For Mozilla-based browsers, the rendering engine is Gecko, and “Gecko is Gecko”. Drivers, the group overseeing the Mozilla project, have taken a strong, clear stance that all Gecko-based browsers must support the same web technologies (fn a list of these?) in content area (regardless of whatever user interface or application features distinguish these applications in the mind of end-users).
For a given Gecko version (the rv: value part of a Mozilla-based browser’s user-agent string), all browsers have the same capabilities, support the same technologies, and have the same bugs in the content area. Given identical fonts and settings (and with the exception of form widgets and scrollbars, which adhere to the style of the operating system), all Gecko browsers sharing a Gecko major version (1.8.1, 1.9.0, 1.9.1, etc.) should render a given page identically (if you find this is not the case, this is a serious bug and should be filed in Bugzilla).
Thus authors should sniff—if sniffing is absolutely required—for Gecko and a particular Gecko version instead of the application name.
Sniffing for “Firefox” : Bad
For example, many sites currently sniff for “Firefox” (or perhaps “Firefox/1.0.x” or “Firefox/1.5.0.x”) and send those user-agents code tailored to Gecko’s capabilites and bugs (or Gecko 1.7.x’s or Gecko 1.8.0.x’s) and ignore other Gecko-based browsers, perhaps sending them code “tailored” for unknown user-agents, perhaps lumping other current Gecko browsers with archaic Netscape releases, or, in extreme cases denying entry, sending unstyled content, or the like. (Since spring 2006, sniffing for “Firefox” no longer detects development versions of Firefox, which are branded differently and have user-agent strings to match this branding.)
Sniffing for "Gecko/" : Good
Instead, with absolutely no additional work on the part of the author, the site could work correctly on dozens of other Gecko-based browsers on multiple operating systems and hardware configurations: Camino,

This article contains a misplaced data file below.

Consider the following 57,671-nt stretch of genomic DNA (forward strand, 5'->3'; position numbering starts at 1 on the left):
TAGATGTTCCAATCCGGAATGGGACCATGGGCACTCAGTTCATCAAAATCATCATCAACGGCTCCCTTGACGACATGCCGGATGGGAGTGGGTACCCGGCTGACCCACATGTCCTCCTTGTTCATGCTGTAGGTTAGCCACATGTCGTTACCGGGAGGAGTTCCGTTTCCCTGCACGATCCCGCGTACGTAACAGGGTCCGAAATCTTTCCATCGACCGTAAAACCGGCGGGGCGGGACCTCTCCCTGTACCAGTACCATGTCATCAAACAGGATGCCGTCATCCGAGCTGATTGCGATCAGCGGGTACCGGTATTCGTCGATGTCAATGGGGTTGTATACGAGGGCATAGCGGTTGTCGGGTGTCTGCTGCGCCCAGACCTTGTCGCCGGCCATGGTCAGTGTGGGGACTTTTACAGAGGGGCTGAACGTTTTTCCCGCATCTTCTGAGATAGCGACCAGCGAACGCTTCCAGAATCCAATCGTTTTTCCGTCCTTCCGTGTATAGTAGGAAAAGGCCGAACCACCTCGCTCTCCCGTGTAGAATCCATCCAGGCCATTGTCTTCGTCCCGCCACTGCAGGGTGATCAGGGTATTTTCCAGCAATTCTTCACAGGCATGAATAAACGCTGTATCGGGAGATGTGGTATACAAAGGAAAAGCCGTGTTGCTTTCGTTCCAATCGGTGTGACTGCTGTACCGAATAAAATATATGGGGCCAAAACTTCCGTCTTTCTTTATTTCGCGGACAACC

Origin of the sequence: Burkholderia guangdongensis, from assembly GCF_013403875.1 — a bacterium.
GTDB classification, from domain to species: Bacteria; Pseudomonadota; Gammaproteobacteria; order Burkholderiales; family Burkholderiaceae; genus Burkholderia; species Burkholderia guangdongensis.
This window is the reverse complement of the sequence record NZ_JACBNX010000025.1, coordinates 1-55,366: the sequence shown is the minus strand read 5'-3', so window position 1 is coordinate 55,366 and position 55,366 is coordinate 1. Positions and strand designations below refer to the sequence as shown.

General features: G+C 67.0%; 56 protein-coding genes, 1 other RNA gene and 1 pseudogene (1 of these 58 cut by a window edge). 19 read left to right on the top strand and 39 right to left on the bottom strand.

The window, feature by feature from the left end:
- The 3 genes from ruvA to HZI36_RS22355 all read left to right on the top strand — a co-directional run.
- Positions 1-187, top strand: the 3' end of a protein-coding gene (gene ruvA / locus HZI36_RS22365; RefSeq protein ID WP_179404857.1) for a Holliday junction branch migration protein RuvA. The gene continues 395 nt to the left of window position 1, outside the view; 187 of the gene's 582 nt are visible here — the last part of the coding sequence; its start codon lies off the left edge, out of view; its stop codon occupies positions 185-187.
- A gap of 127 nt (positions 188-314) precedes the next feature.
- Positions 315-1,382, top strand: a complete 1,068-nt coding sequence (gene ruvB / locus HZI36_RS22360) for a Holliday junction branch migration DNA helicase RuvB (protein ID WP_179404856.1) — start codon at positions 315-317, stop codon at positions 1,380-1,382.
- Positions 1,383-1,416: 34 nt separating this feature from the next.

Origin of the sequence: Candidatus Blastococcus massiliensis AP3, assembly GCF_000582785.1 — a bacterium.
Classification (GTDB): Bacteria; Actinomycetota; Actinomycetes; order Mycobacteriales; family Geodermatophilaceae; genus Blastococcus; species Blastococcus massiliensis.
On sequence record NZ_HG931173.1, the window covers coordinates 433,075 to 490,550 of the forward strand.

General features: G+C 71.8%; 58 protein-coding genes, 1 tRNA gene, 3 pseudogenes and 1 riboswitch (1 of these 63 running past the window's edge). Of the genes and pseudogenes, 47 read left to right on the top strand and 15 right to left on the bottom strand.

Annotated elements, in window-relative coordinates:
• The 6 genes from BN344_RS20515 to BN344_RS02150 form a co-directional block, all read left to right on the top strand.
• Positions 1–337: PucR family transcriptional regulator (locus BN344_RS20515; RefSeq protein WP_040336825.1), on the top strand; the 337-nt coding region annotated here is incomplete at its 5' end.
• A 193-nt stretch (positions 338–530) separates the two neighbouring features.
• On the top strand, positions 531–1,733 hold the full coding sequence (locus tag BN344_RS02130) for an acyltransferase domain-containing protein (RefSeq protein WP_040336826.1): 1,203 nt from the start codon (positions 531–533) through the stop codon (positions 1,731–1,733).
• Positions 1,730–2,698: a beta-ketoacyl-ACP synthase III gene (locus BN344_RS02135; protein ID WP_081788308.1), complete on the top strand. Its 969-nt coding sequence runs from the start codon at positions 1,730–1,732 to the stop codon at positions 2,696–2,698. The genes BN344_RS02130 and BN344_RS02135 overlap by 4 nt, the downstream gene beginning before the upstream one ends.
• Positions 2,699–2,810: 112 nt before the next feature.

Epiphany, Fennec (Mobile Firefox), Flock, Galeon, K-Meleon, SeaMonkey, Netscape Navigator 9, Maemo Browser, and others (as well as Mozilla 1.7.x and Netscape 8, for Gecko 1.7.x).
Given that Safari has a "like Gecko)" in its UserAgent string, you should look for "Gecko/". Do NOT look for "Gecko/20", because the date string may be changed to a version string later, e.g. "Gecko/2.1" or "Gecko/3.0".
So: Check for "Gecko/".
(also Gecko/XULRunner apps that aren’t primarily browsers, like NNW and friends are with WebKit, or site-specific browsers [Prism])
(this is a good thing)
(something about how the rv: compatibility works: 1.7.x, 1.8.0.x, 1.8.1.x, 1.9.x, with aN, bN, and pre)
(nelsonb suggested we show some Gecko UA strings and highlight the common parts)
(similar applies to WebKit
on the Mac: Safari, OmniWeb, Shiira, Sunrise Browser, "utilities" like Paparazzi and NNW..., Nokia's S60 browser, Swift on Windows, Unity on Linux, Epiphany; and perhaps WinIE & derivatives?)
Sample Method of Sniffing for Gecko
getGeckoRv(); if you must restrict access based on Gecko version [bclary.com]
(add links as appropriate)
- Gecko [DevMo]
- bug 334967 - Tracking bug for sites broken by UA string change to not use "Firefox"
- Browser Detection Part Duh (will they ever learn?) [bclary.com]
- MSNBC and the evils of Vendor/Version Browser Detection [bclary.com]
- Yahoo! and the evils of Vendor/Version Browser Detection [bclary.com]
- Test-Driven Progressive Enhancement [A List Apart]
- How not to do object-detection sniffing [mozillazine.org/bz]
- Capability sniffing done wrong [mozillazine.org/bz]
- Feature detection is not browser detection [NCZOnline.net]
- Browser Detection and Cross Browser Support [DevMo]
- Gecko Compatibility Handbook [DevMo]
- List of Gecko-based web browsers [Wikipedia]
- GeckoIsGecko.info / GeckoIsGecko.org